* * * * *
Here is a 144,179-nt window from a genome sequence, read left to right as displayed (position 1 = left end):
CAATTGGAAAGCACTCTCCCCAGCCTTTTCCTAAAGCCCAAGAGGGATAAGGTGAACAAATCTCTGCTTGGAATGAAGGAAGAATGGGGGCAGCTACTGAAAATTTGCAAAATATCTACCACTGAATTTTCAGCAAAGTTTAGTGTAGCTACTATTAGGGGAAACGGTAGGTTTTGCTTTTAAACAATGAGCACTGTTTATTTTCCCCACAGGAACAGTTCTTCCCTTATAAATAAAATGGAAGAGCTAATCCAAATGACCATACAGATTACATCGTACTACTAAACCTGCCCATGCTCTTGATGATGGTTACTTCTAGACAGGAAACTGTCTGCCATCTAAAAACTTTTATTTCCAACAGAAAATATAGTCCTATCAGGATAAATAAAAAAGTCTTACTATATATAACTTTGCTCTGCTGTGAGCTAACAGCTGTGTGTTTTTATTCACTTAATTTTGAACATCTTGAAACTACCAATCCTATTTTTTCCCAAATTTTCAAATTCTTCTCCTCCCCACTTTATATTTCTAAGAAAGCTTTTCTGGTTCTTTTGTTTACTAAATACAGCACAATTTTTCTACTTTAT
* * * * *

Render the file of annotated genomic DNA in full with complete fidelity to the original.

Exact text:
Here is a 144,179-nt window from a genome sequence, read left to right as displayed (position 1 = left end):
CAATTGGAAAGCACTCTCCCCAGCCTTTTCCTAAAGCCCAAGAGGGATAAGGTGAACAAATCTCTGCTTGGAATGAAGGAAGAATGGGGGCAGCTACTGAAAATTTGCAAAATATCTACCACTGAATTTTCAGCAAAGTTTAGTGTAGCTACTATTAGGGGAAACGGTAGGTTTTGCTTTTAAACAATGAGCACTGTTTATTTTCCCCACAGGAACAGTTCTTCCCTTATAAATAAAATGGAAGAGCTAATCCAAATGACCATACAGATTACATCGTACTACTAAACCTGCCCATGCTCTTGATGATGGTTACTTCTAGACAGGAAACTGTCTGCCATCTAAAAACTTTTATTTCCAACAGAAAATATAGTCCTATCAGGATAAATAAAAAAGTCTTACTATATATAACTTTGCTCTGCTGTGAGCTAACAGCTGTGTGTTTTTATTCACTTAATTTTGAACATCTTGAAACTACCAATCCTATTTTTTCCCAAATTTTCAAATTCTTCTCCTCCCCACTTTATATTTCTAAGAAAGCTTTTCTGGTTCTTTTGTTTACTAAATACAGCACAATTTTTCTACTTTAT